Compass Points 23

The journal of the BCRA Cave Surveying Group.

Editorial *

Legible versions of the URLs from CP22, and VIP's address

April Field Meet in South Wales - Come Along!

Announcement for this year

David Gibson

Short review of Zecom waterproof paper

Bob Thrun

Types of waterproof paper

Ben Cooper

Requesting info on an East German compass

John Lyles

Results of tests to determine the difference between 1st-generation (sequential) and 2nd generation (parallel) GPS units.

Martin Sluka

Martin has a dream: to have a set of instruments that don't need a tape, string or topofil between stations, and don't need you to get your head in the dirt to take readings. He presents the solutions he has found so far. Is this the future?

Olly Betts and Wookey

Survex v0.81 and 0.90 beta

Garry Petrie

Winkarst 6.0 released

Larry Fish

New Compass Release

Bernie Szukalski

CaveTools version 3.0 now available


Mostly an apology for the late arrival of this issue. This is due to your editor taking on too many things at once. I spent most of February editing the Cambridge University Caving Club's 1999 Journal. This (combined with the BCRA science symposium, the CUCC dinner, and a GPF meeting, as well as needed to fix my house and build a workshop/garage) has meant I've been unable to do CP until mid March. We'll try to get back on schedule for the next issue.

Largely due to the above time constraints, but also because I haven't had many articles recently, this is a relatively thin issue, but we want to get it out so that you get some warning of the Field Meet date.

It it time for the annual plea for people to write in with what you have been doing. This is your journal, so I ask any of you who have been doing anything in the surveying area to write it up. It doesn't have to be ground-breaking research - we'd just like to know who's surveying what, using which techniques. Anything you have found that work well, etc. If anyone would like to write a semi-regular column on techniques, or surveying on the web, please get in contact.


Sorry about the font I used for the URLs in issue 22. It was a misguided attempt to get them all on one line, and looked OK on the proofs, but as several of you remarked, it photocopied very badly and was largely illegible in the finished product. I'll not use that one again!

Here are the URLs again (corrected where they have changed since CP22) so that you can look them up if you like.

UTM/Lat-long conversions:

UIS symbols:





David Gibson points out that I forgot the contact details for the waterproof paper review in the last issue of Compass Points... (I should have mentionned them as they gave the prizes for free)

Weatherwriter notepads and waterproof pens are available from "VIP", Pettaugh, STOWMARKET, Suffolk, IP14 6AX. Telephone +44 1473 890285. You can order by phone and pay by credit card. Visit the web site first of all, to check the price and order code of the items you wish to order.


Forthcoming Events

Spring CSG field Meet

The date is the 10/11 April 1999 at South Wales Caving Club, Penwyllt. It has been organised by SWCC members Allan Richardson, Brian Clipstone, and Iain Miller.

The library will be available for the weekend.

We have negotiated members rates for the weekend, i.e. all CSG members attending the weekend will be charged 1.70/night if they are staying.

The organisers feel it is important to have some pre-arranged activities and aims for the weekend in order to attract people, so the following program is suggested. You are of course free to come along with other things you want to do/test/discuss.

a) The posts are still in place for the instrument tests. In the light of the data from last time we can do some slightly more rigorous testing this time round and get some definitive results.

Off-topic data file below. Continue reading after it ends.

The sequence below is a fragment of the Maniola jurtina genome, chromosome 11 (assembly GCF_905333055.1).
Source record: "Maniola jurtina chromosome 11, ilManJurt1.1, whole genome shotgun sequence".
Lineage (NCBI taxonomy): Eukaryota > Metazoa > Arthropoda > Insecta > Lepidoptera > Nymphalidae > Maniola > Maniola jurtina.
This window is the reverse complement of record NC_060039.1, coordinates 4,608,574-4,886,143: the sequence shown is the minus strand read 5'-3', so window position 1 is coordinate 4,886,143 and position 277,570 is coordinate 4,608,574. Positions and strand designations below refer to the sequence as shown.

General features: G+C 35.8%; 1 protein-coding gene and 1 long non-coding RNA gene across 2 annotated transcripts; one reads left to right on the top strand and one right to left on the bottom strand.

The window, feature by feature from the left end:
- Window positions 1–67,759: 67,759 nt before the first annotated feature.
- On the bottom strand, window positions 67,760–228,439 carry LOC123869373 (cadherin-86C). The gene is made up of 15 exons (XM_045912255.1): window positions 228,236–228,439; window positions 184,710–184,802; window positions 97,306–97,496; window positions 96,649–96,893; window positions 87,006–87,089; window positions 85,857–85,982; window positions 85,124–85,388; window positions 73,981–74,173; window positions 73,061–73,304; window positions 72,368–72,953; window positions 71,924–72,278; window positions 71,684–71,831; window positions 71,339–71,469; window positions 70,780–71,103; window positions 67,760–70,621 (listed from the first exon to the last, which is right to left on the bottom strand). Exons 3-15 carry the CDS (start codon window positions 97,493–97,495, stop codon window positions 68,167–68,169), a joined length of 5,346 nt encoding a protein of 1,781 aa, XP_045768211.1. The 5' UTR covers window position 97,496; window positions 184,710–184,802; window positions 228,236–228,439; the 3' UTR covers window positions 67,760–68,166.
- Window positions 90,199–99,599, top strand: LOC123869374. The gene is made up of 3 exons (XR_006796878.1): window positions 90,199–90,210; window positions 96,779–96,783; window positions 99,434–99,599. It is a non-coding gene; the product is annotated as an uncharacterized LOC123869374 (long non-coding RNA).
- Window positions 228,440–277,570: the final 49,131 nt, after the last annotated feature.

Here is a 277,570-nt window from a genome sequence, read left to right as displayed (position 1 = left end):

b) There will be some form of basic surveying training, and some easy areas of OFD 1 will be identified as suitable for beginners.

c) There is the possibility of the use of a diver and Ogofphone to locate a dry chamber in the OFD 1 sump area, this would then need to be surveyed in on the surface. (This is a real project - Weather and Diver permitting). If this particular project is not possible, then it would be possible to use the Ogofphone elsewhere above OFD 1 to obtain accurate surface fixes.

Other attractions will be the opportunity to try out the current range of survey software, and to get advice on the best way to keep your datasets. A discussion on the future development direction of Survex will also be held, so come and have your say.

So, please come a long for a convivial weekend of surveying. We already have a couple of new faces expressing an interest so it should be good. There is no need to book, you can just turn up, although a phone call so we know who to expect might be a good idea.

Arthur Butcher Award

An announcement from the BCRA conference organising committee, who want to bring to your attention a slight change in the rules for how to get things considered for the award.

The Arthur Butcher Award is presented annually by BCRA at the National Caving Conference in September. Broadly speaking the award is for "excellence in cave surveying". As well as a prize, there is a trophy to be kept for a year.

To be considered for the award, individuals or caving clubs must bring their work to the attention of the judges. For a cave survey, you can do this by displaying it on your club stand at the conference. If, however, you want other work to be considered - such as a report or publication on a surveying topic, or other more general achievements - then you should contact the judges in advance. You can do this by writing to "Hidden Earth 99" at the address below.

National Caving conference - Hidden Earth 99

The conference is at Leeds this year, from 10th-12th September.

Follow the links to Hidden Earth at

Offers of talks, presentations etc. to the Lecture Secretaries:

i) Paul Mann (Expo & technical),

83a Lonsdale Road, Summertown, Oxford, OX2 7ES. Tel: 01865 316387.

ii) Alan Speight (UK regional),

63 High Green Road, Altofts, NORMANTON, West Yorkshire, WF6 2LG. Tel: 01924 892287

General enquiries, including Arthur Butcher Award nominations to the Bookings Manager,

Peter Cousins, 8 Giffords Croft, LICHFIELD, Staffs., WS13 7HG. Tel: (01543) 251791.

Or David Gibson at


David Gibson,